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Blog : Penny Stock Week: Matzohs, Easter Eggs and Corrections

by Ed Zwirn on April 14th, 2014

Easter basketThe stock market begins a trading week shortened by both the Passover and Easter holidays following a bloodbath which saw all major market indexes beat a sharp retreat.

One week ago Friday, the Dow Jones Industrial Average had been at a record high. Dud IPOs including La Quinta (LQ) and Ally (ALLY) both priced at the very bottom of their original ranges, feeding into a sense of malaise that had already driven tech stocks down by about 10%. The result was a week which ended in a two-day debacle which saw the NASDAQ composite lose 4.4%, the Dow Jones Industrial Average decline 2.5% and penny stocks, as represented by the small-cap Russell 2000 index, off 4.2%.

Looking at the week as a whole, the Dow closed Friday at 16,026.75, down 2.4% from the previous week's 16,412.71. The broader market performed even worse, with the NASDAQ falling 3.1% to close below 4,000 for the first time since December while penny stock investments took an even sharper beating, with Russell 2000 off 3.6%.

Friday's producer price index update had been expected to show a modest 0.1% rise for March. Instead, the data wound up showing a sharper 0.5% spike, indicating a return of pricing power for companies, following February's 0.1% fall. The "core" PPI, which excludes the more volatile food and energy inputs and is better in determining monetary inflation, showed an even higher increase of 0.6%, following February's 0.2% decline.

Looking ahead, this week will see a shortened trading window, first due to the advent of Passover celebrations on Monday night and later due to the Good Friday holiday at the end of the week. Earnings announcements will play a large part in determining the market's direction, with 54 Standard & Poor's 500 companies set to report first quarter earnings this week, including headliners like GE, Johnson & Johnson, Google and IBM.

There is reason to believe that many traders last week contributed to Thursday and Friday's debacle by dumping shares ahead of these announcements, which are expected to be reflective of this past winter's economic downturn. If this was indeed the case, these earnings announcements are unlikely to cause major market downturns, and there could possibly (but not probably) be some upside surprises.

At the same time, investors confront an unstable international situation, with the situation along the Ukraine-Russia border showing every indication of deteriorating into a deadly shooting war which could potentially involve the NATO alliance and, at the very least, threaten European industry (and the European recovery) through the interruption of Russian natural gas supplies.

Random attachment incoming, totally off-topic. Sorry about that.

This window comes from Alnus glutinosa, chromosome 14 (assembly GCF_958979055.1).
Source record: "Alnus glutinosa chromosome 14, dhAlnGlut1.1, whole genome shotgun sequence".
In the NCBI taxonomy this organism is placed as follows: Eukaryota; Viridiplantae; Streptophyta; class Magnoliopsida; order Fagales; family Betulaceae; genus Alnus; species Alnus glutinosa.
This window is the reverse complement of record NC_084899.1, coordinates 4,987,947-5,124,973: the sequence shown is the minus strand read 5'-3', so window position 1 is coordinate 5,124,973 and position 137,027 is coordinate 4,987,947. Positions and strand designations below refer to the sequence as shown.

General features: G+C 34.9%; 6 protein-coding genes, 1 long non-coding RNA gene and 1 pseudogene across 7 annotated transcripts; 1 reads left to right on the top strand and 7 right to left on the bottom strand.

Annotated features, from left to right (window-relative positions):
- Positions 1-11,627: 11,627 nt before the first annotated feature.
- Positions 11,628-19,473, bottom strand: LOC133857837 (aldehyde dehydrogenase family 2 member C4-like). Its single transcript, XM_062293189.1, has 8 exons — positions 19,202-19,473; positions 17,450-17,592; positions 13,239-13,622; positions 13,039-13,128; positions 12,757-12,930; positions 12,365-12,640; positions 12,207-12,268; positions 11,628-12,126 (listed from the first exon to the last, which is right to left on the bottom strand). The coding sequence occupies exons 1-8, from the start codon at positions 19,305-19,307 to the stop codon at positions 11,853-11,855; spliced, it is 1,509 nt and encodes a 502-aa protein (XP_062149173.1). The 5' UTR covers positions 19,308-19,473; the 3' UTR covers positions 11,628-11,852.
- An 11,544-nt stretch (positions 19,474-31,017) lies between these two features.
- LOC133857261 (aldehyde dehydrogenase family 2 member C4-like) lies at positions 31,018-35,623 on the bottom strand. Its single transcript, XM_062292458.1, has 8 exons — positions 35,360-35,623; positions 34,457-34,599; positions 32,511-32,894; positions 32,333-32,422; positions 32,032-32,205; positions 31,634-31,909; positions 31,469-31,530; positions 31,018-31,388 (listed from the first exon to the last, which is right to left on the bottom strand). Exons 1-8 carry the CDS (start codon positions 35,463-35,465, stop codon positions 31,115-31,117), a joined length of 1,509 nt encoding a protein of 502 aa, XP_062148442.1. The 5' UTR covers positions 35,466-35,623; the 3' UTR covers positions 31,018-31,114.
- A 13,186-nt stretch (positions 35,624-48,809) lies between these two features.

On the domestic side of the equation, investors face a heavy calendar of economic releases expected to confirm evidence of a springtime recovery from the doldrums endured by U.S. businesses during a relatively harsh winter. This morning's retail sales report showed a 1.1% increase for March, following an upwardly revised increase of 0.7% for February.

Bear breaking into Ukrainian flag-colored tentLooking ahead this week, although upcoming economic releases may not command center stage, given the sorry state of the world and the earnings outlook, they should be watched by investors for evidence at to whether the U.S. economy has actually begun gaining steam with the advent of spring:

-- Tuesday's consumer price index may possibly prove interesting, given the unexpected upsurge of producer prices reported last week. The CPI is expected to show a 0.1% rise for March, continuing February's increase. The core figure is also expected to rise 0.1%, the same rate of increase seen the prior month. While any upside deviation from this consensus may spook the market with fears of the impact rising inflation may have on U.S. Federal Reserve policy, a resurgence of inflation could also be viewed with a glass-half-full outlook, showing as it would an increase in demand.

-- Wednesday is expected to produce news of a spike in housing starts for March, from February's 907,000 to 955,000. Building permits, on the other hand, are expected to fall slightly, going from February's 1.018 million to a March showing of 1.003 million.

-- Also on Wednesday, look for March's industrial production update increase to come in at 0.5%, following February's 0.5% rise.

The upshot may very well be a stock market which keeps investors in everything from penny stocks to blue chip shares glued to the screen this week. As of this past Friday, the consensus seems to have been that we are already in the midst of a market correction, with a recovery coming later in the year.

If this prognosis proves accurate, there could be buying opportunities for otherwise sound stocks that have taken a beating solely due to market conditions. It remains to be seen whether this proves to be the case, but it doesn't hurt to do your homework in the meantime and position yourself to score big on an H2 U.S. economic recovery, assuming that this is how things play out.

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